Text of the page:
Here we see that most of the methods get a “reasonable” answer in a short time. However, CG has not terminated within the allowed number of gradient evaluations. This is indicated by the convergence
code and also the number of gradient evaluations recorded.
Truthfully, I have never been very happy with the CG algorith or code as I specified it in the book or Pascal code. That is a pity, as it is a very compact code, uses only a few vectors of working storage and allows very nice vectorization. Fortunately, as we shall see later, there is a happy update to this code.
The issue may, of course, be the use of an approximate gradient. Just to be sure, let us try using analytic gradients.
grRosenbrock < function (x) { n < length(x) g < rep(NA, n) g[1] 2) { ii < 2:(n  1) g[ii] < 2 * (x[ii]  1) + 400 * x[ii] * (x[ii]^2  x[ii + 1]) + 200 * (x[ii]  x[ii  1]^2) } g[n] < 200 * (x[n]  x[n  1]^2) g } result0g < opm(st0, fnRosenbrock, grRosenbrock, method=meth0) summary(result0g, order=value)
## p1 p2 value fevals gevals convergence kkt1 kkt2 xtime ## nlminb 1.0000000 1.0000000 4.291816e22 43 36 0 TRUE TRUE 0.001 ## nlm 1.0000000 1.0000000 1.182096e20 NA 24 0 TRUE TRUE 0.002 ## BFGS 1.0000000 1.0000000 9.594956e18 110 43 0 TRUE TRUE 0.001 ## LBFGSB 0.9999997 0.9999995 2.267577e13 47 47 0 TRUE TRUE 0.001 ## NelderMead 1.0002601 1.0005060 8.825241e08 195 NA 0 FALSE TRUE 0.001 ## CG 0.9174130 0.8413632 6.802745e03 3957 1001 1 FALSE TRUE 0.033
The methods needing gradients generally are doing better with the more precise gradient, except our CG code. And if we look at the timings (which may be untrustworthy since the calculations are very fast), the gradient methods appear to have taken less time.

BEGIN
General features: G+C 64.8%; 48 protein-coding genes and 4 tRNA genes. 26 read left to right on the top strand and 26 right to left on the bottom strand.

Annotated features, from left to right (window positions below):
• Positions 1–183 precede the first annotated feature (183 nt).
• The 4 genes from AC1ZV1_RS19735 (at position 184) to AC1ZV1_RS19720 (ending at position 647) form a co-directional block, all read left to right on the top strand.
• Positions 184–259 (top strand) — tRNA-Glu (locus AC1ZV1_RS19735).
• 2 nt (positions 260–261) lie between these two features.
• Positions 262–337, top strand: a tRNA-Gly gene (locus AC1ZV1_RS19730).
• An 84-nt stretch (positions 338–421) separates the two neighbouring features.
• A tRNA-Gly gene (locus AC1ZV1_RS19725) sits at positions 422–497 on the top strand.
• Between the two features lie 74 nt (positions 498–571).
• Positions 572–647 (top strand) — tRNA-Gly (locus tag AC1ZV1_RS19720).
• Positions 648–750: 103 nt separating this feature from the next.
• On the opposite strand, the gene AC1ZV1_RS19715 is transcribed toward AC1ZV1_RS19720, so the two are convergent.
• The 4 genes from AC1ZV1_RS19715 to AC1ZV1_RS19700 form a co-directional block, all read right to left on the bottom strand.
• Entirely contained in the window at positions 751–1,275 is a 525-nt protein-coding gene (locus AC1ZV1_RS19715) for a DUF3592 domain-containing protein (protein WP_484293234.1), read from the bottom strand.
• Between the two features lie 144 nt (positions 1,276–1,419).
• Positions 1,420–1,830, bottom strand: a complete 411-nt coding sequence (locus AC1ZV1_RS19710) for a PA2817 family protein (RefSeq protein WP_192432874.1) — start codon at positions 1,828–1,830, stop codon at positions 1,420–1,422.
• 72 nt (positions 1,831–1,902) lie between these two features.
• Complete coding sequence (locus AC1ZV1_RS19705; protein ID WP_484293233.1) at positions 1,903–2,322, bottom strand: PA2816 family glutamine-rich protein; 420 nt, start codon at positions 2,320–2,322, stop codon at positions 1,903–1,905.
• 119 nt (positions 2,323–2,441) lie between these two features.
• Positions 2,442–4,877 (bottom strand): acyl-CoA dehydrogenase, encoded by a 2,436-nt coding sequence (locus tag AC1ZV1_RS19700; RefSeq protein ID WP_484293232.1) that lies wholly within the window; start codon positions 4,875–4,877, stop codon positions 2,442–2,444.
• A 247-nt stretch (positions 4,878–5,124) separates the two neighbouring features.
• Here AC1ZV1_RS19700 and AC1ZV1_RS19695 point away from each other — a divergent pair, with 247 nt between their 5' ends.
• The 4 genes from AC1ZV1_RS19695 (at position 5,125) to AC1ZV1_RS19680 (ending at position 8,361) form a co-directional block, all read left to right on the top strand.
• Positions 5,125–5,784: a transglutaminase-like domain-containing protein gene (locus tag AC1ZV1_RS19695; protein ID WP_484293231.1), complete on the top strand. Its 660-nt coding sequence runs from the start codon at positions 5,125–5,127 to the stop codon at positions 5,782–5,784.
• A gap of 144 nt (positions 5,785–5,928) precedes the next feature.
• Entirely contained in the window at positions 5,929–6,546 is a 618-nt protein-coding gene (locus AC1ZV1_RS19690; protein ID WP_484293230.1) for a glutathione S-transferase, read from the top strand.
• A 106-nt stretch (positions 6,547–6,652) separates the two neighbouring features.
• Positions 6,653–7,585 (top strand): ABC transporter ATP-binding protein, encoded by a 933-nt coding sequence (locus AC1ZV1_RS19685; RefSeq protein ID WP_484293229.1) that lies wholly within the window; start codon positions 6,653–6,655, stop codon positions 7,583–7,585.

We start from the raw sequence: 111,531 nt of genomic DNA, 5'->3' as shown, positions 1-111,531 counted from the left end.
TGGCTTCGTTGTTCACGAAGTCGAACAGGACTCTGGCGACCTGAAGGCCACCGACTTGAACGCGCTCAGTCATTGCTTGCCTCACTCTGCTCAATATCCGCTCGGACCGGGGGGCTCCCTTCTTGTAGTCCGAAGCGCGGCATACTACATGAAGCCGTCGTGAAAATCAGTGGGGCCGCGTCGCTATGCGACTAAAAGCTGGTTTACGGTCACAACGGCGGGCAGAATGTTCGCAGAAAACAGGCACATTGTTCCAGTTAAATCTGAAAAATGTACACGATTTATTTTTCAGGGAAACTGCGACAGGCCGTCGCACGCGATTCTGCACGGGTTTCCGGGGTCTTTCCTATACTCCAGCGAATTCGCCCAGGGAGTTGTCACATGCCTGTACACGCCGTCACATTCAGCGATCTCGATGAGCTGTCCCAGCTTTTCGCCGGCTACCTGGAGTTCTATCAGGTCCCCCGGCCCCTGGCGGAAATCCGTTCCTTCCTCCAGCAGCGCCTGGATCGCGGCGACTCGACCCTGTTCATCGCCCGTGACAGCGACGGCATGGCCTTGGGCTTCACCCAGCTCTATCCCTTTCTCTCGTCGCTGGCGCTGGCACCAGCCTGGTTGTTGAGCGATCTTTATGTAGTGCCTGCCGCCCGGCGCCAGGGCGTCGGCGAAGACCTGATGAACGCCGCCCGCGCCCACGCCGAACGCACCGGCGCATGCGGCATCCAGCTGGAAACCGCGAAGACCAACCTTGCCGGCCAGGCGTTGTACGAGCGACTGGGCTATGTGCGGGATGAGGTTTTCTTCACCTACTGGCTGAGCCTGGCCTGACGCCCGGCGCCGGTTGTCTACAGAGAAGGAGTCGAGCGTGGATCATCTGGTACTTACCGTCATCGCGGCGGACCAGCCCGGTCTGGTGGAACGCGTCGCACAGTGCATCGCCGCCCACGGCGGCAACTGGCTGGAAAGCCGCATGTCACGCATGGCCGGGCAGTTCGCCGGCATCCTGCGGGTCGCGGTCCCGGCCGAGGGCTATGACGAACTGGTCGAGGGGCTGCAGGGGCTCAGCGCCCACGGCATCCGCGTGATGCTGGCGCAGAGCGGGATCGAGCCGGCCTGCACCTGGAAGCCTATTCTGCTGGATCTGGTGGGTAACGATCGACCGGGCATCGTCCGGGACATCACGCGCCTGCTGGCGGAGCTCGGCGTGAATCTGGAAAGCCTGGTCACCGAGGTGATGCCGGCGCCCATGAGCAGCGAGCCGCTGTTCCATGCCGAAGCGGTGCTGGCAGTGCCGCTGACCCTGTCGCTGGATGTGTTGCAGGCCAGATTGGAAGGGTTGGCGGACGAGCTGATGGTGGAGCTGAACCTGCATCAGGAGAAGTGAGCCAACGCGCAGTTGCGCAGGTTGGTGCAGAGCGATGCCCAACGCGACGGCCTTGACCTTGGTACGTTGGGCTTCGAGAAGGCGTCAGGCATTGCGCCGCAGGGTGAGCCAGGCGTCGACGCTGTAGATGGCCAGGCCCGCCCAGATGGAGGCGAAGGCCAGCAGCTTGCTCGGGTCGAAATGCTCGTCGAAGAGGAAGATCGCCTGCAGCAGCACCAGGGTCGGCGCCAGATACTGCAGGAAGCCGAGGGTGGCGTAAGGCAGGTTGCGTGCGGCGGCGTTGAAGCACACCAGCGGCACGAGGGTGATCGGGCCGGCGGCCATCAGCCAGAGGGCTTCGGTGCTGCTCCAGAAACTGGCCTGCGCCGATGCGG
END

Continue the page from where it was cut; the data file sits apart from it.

Improved codes
Wanting to incorporate the bounds and masks constraints that were in Nash and WalkerSmith, I prepared package Rvmmin a few years ago. Moreover, I had discovered a very nice approach to the CG code by Yuan and Dai that combined several formulas into one, giving a program that was simultaneouly better and simpler. I was also able to incorporate bounds and masks, and this became package Rcgmin. Both these packages are entirely written in R so the algorithms can be instrumented and reworked if people wish.
In the 1990s C T Kelley made some improvements to the NelderMead code. Ravi Varadhan and Hans Werner Borchers put this code into package dfoptim as nmk()
with a bounds constrained version nmkb()
. However, the bounds are implemented via the transfinite function rescaling, and it is not possible to start on a bound. This limitation is an unfortunate and frequent nuisance, but having the bounds possibility is nevertheless welcome. Here, of course, we are not imposing bounds.